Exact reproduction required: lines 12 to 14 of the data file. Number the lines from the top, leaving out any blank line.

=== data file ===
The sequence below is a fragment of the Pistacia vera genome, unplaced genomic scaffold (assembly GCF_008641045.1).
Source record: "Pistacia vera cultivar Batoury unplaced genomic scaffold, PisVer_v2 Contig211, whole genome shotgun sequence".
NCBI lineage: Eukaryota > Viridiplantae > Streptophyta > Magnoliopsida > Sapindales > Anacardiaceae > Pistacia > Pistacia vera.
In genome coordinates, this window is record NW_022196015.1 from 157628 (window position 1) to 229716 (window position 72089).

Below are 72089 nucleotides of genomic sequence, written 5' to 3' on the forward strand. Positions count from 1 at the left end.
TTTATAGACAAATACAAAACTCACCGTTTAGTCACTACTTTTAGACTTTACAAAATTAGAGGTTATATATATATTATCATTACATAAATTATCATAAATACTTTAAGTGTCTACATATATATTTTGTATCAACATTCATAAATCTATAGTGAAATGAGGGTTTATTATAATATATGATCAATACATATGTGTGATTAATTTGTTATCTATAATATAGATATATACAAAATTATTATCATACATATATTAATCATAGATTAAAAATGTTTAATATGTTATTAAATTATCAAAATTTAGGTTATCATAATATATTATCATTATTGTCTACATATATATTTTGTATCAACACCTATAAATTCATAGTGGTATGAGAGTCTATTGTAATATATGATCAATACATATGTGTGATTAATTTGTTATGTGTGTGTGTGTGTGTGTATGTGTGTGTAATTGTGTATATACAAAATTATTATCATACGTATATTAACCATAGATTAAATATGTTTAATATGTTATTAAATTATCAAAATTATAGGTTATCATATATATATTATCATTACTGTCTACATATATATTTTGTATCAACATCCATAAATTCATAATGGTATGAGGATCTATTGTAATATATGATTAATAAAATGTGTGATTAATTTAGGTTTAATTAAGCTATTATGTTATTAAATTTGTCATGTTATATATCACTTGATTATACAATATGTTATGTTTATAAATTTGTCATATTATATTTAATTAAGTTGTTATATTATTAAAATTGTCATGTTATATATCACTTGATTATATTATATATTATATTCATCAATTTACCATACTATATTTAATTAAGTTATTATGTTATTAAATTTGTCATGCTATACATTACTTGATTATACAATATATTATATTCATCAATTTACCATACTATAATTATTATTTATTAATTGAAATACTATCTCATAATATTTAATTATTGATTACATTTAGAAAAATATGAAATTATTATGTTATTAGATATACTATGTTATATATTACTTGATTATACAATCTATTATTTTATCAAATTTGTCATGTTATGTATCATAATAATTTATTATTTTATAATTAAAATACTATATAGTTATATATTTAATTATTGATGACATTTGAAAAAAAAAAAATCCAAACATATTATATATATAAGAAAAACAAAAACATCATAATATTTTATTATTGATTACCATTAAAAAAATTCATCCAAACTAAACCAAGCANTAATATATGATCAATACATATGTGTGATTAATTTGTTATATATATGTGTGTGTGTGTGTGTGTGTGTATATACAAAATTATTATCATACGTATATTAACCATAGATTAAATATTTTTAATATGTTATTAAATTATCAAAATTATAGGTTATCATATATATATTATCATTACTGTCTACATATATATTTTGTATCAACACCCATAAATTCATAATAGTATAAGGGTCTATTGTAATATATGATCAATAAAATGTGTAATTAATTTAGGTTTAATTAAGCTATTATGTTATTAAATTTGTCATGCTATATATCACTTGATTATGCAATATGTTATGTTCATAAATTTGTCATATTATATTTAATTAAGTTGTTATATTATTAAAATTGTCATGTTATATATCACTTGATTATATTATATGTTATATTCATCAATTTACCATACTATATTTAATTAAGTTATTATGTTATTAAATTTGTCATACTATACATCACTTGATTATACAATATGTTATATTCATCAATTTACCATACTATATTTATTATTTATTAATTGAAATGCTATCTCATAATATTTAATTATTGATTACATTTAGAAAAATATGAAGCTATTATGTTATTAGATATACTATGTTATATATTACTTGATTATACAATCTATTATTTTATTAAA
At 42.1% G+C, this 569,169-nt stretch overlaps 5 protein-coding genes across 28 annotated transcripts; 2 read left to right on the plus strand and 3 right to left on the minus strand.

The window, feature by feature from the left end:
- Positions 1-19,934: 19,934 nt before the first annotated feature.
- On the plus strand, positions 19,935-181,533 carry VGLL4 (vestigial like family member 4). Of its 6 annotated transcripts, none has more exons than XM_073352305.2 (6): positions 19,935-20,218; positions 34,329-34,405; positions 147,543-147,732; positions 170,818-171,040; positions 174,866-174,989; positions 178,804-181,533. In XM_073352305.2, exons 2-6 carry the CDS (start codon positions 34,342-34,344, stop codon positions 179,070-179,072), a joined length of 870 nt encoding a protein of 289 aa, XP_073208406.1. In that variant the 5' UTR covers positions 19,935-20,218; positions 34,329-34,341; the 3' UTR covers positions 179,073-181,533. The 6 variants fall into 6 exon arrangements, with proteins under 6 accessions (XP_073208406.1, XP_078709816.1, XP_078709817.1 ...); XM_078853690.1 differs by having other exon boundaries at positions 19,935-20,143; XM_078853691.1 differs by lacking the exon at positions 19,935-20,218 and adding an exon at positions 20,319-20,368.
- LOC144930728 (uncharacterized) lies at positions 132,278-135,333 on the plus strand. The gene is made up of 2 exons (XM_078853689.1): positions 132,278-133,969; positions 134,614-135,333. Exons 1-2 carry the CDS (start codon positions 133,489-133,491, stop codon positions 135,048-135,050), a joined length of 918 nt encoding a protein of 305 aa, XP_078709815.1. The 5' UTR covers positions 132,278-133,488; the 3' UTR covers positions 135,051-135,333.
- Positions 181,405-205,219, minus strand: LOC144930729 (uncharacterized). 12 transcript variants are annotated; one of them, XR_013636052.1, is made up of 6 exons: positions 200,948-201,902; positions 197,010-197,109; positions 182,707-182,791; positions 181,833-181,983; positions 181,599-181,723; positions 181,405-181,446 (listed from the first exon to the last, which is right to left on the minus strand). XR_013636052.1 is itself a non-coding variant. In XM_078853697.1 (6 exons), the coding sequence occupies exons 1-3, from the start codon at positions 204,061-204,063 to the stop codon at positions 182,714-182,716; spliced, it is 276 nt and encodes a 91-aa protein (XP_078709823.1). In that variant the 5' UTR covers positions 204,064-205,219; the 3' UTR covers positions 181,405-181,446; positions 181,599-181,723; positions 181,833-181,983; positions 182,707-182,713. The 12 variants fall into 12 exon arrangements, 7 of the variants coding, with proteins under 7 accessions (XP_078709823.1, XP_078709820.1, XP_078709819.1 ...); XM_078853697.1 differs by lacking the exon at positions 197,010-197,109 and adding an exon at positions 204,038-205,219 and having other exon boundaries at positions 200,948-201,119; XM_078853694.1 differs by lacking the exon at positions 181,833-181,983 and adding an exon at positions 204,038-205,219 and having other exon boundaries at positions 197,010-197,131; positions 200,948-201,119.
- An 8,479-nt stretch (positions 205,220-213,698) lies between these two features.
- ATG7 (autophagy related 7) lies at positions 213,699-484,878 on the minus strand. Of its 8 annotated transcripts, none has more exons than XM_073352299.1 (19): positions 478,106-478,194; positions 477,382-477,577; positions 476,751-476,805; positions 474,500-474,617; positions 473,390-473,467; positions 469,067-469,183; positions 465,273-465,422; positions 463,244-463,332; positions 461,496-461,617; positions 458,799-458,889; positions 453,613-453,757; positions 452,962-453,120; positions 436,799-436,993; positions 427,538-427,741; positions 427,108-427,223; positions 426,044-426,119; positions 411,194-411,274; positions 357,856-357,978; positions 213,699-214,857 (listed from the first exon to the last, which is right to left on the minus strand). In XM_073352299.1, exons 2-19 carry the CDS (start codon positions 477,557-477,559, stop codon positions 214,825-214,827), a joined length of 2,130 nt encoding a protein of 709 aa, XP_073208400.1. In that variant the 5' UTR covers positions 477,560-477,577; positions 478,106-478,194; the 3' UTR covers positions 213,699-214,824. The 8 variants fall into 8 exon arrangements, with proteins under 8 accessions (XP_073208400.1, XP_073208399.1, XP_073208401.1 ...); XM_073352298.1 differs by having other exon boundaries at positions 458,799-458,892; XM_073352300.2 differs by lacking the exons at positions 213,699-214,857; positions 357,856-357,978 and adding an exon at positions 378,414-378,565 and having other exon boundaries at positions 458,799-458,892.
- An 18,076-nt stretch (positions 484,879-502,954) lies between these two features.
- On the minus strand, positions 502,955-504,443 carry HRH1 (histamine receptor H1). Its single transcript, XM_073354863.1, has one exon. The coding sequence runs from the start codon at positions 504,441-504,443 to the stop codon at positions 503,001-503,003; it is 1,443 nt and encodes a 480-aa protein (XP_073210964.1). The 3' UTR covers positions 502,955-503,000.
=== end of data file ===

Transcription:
- Positions 181,405-205,219, minus strand: LOC144930729 (uncharacterized). 12 transcript variants are annotated; one of them, XR_013636052.1, is made up of 6 exons: positions 200,948-201,902; positions 197,010-197,109; positions 182,707-182,791; positions 181,833-181,983; positions 181,599-181,723; positions 181,405-181,446 (listed from the first exon to the last, which is right to left on the minus strand). XR_013636052.1 is itself a non-coding variant. In XM_078853697.1 (6 exons), the coding sequence occupies exons 1-3, from the start codon at positions 204,061-204,063 to the stop codon at positions 182,714-182,716; spliced, it is 276 nt and encodes a 91-aa protein (XP_078709823.1). In that variant the 5' UTR covers positions 204,064-205,219; the 3' UTR covers positions 181,405-181,446; positions 181,599-181,723; positions 181,833-181,983; positions 182,707-182,713. The 12 variants fall into 12 exon arrangements, 7 of the variants coding, with proteins under 7 accessions (XP_078709823.1, XP_078709820.1, XP_078709819.1 ...); XM_078853697.1 differs by lacking the exon at positions 197,010-197,109 and adding an exon at positions 204,038-205,219 and having other exon boundaries at positions 200,948-201,119; XM_078853694.1 differs by lacking the exon at positions 181,833-181,983 and adding an exon at positions 204,038-205,219 and having other exon boundaries at positions 197,010-197,131; positions 200,948-201,119.
- An 8,479-nt stretch (positions 205,220-213,698) lies between these two features.
- ATG7 (autophagy related 7) lies at positions 213,699-484,878 on the minus strand. Of its 8 annotated transcripts, none has more exons than XM_073352299.1 (19): positions 478,106-478,194; positions 477,382-477,577; positions 476,751-476,805; positions 474,500-474,617; positions 473,390-473,467; positions 469,067-469,183; positions 465,273-465,422; positions 463,244-463,332; positions 461,496-461,617; positions 458,799-458,889; positions 453,613-453,757; positions 452,962-453,120; positions 436,799-436,993; positions 427,538-427,741; positions 427,108-427,223; positions 426,044-426,119; positions 411,194-411,274; positions 357,856-357,978; positions 213,699-214,857 (listed from the first exon to the last, which is right to left on the minus strand). In XM_073352299.1, exons 2-19 carry the CDS (start codon positions 477,557-477,559, stop codon positions 214,825-214,827), a joined length of 2,130 nt encoding a protein of 709 aa, XP_073208400.1. In that variant the 5' UTR covers positions 477,560-477,577; positions 478,106-478,194; the 3' UTR covers positions 213,699-214,824. The 8 variants fall into 8 exon arrangements, with proteins under 8 accessions (XP_073208400.1, XP_073208399.1, XP_073208401.1 ...); XM_073352298.1 differs by having other exon boundaries at positions 458,799-458,892; XM_073352300.2 differs by lacking the exons at positions 213,699-214,857; positions 357,856-357,978 and adding an exon at positions 378,414-378,565 and having other exon boundaries at positions 458,799-458,892.